Sharp Brains: Brain Fitness and Cognitive Health News

Neuroplasticity, Brain Fitness and Cognitive Health News


Therapy or antidepressants? Coming soon: Brain activity “fingerprints” to personalize depression treatments

mental health.

To Treat Depres­sion, Drugs or Ther­apy? (The New York Times):

Until recently, many experts thought that your clin­i­cian could lit­er­ally pick any anti­de­pres­sant or type of psy­chother­apy at ran­dom because, with a few clin­i­cal excep­tions, there was lit­tle evi­dence to favor one treat­ment over another for a given patient Read the rest of this entry »

The “Holy Grail”: How to drive behavior change by harnessing neuroplasticity and emotions


CWRU nurs­ing school awarded $2.35 mil­lion to study the link between the brain and health behav­ior change (press release):

A five-year, $2.35 mil­lion grant from the National Insti­tute of Nurs­ing Research will allow researchers from the Frances Payne Bolton School of Nurs­ing, Col­lege of Arts and Sci­ences and the School of Med­i­cine at Case West­ern Reserve Uni­ver­sity to study how brain activ­ity moti­vates the chron­i­cally ill to man­age their ill­nesses Read the rest of this entry »

Mayo Clinic Sports Medicine Center adopts Intelligym cognitive training

USAHockey_IntelliGymIntelligym’s Cog­ni­tive Ther­apy Tech­nolo­gies Added to Com­pre­hen­sive Approach in Mayo Clinic Sports Med­i­cine Center’s Hockey Pro­gram (press release):

Cog­ni­tive train­ing has taken off amongst thou­sands of play­ers and hockey pro­grams Read the rest of this entry »

The Science of Optimism: a Conversation on ‘The Optimism Bias’ with neuroscientist Tali Sharot

I like to think of myself as a pos­i­tive and opti­mistic per­son. It seems to me to make for an eas­ier and more enjoy­able jour­ney through life. So I was intrigued when I read of neu­ro­sci­en­tist Tali Sharot’s research into the Opti­mism Bias, which has shown that despite all the bad news sto­ries we are bom­barded with on a daily basis: war, vio­lence, wrong-doing and finan­cial melt­down, the major­ity of us are opti­mistic by nature; our brains are hard­wired to be so. It’s a fas­ci­nat­ing con­cept and one I had to find out more about, so I bought the book and met with Tali in her office at Uni­ver­sity Col­lege Lon­don for an enthralling dis­cus­sion. Read the rest of this entry »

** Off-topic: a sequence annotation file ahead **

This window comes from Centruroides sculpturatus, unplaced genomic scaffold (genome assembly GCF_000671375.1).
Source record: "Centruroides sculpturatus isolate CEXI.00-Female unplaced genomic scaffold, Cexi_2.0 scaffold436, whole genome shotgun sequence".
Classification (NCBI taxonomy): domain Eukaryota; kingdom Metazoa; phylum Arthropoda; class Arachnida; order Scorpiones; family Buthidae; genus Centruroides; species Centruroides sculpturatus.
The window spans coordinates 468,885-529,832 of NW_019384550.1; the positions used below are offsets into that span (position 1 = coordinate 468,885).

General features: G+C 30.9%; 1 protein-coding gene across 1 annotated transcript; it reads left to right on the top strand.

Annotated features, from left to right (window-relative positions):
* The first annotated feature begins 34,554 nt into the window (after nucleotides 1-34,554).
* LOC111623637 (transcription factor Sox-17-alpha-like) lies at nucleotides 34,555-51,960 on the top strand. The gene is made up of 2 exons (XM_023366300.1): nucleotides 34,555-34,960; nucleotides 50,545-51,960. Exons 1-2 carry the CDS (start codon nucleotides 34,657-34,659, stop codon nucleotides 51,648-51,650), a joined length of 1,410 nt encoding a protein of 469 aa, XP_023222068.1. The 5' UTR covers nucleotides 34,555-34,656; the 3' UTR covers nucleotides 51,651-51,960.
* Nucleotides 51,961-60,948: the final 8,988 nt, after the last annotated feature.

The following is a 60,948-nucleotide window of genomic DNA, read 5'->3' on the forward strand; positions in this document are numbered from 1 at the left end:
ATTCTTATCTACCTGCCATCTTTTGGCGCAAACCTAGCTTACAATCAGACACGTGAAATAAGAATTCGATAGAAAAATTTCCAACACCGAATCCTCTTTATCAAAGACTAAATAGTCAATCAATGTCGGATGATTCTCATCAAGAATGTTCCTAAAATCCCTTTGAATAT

Can brain training reduce cancer risk?

Penn Researchers Receive Major Grant to Explore Use of Brain Train­ing To Help Peo­ple Change Behav­iors that Increase Can­cer Risk (press release):

Most peo­ple know that smok­ing, a bad diet, and phys­i­cal inac­tiv­ity can lead to cat­a­strophic per­sonal health con­se­quences, includ­ing can­cer. Yet mil­lions con­tinue to smoke, eat poorly, and fail to get enough exer­cise. A new project Read the rest of this entry »

Increasing cognitive loads on miners’ brains: good example of where society is heading

NIOSH to Study Cog­ni­tive Loads on Under­ground Coal Min­ers (Occu­pa­tional Health & Safety):

NIOSH has pub­lished a notice out­lin­ing an inter­est­ing study it plans to under­take to under­stand the cog­ni­tive demands placed on under­ground coal min­ers by new safety devices they must carry, with the indus­try increas­ingly deploy­ing wire­less com­mu­ni­ca­tion sys­tems, per­sonal dust mon­i­tors, and prox­im­ity detectors…

The phys­i­cal bur­den is evi­dent, but the cog­ni­tive effect may not be as clear,” Read the rest of this entry »

Navigating The Many Dangers of Experience

As with “expert,” the root of expe­ri­ence is “experiri,” a Latin word mean­ing “to try out.” Peo­ple with a lot of expe­ri­ence should be will­ing to try new things, as their knowl­edge should pro­vide more con­text and points of view, enable more explo­ration of an issue, and min­i­mize risk with deci­sions. How­ever, highly expe­ri­enced peo­ple tend to fall into the habits of the past. Once we have accu­mu­lated a valu­able base of knowl­edge, expe­ri­ence pro­vides a use­ful short­cut for deci­sion mak­ing. Rely­ing on expe­ri­ence is very fast and very effi­cient, but it is also poten­tially very dan­ger­ous. Oper­at­ing with the least effort pos­si­ble, the brain retrieves what­ever quickly seems to fit. We apply past pat­terns to the future. Rather than call upon its amaz­ing cre­ativ­ity, too often the brain works as noth­ing but a huge stor­age bin of precedents.

Because “close is good enough” as our brain fills in the blanks, we Read the rest of this entry »


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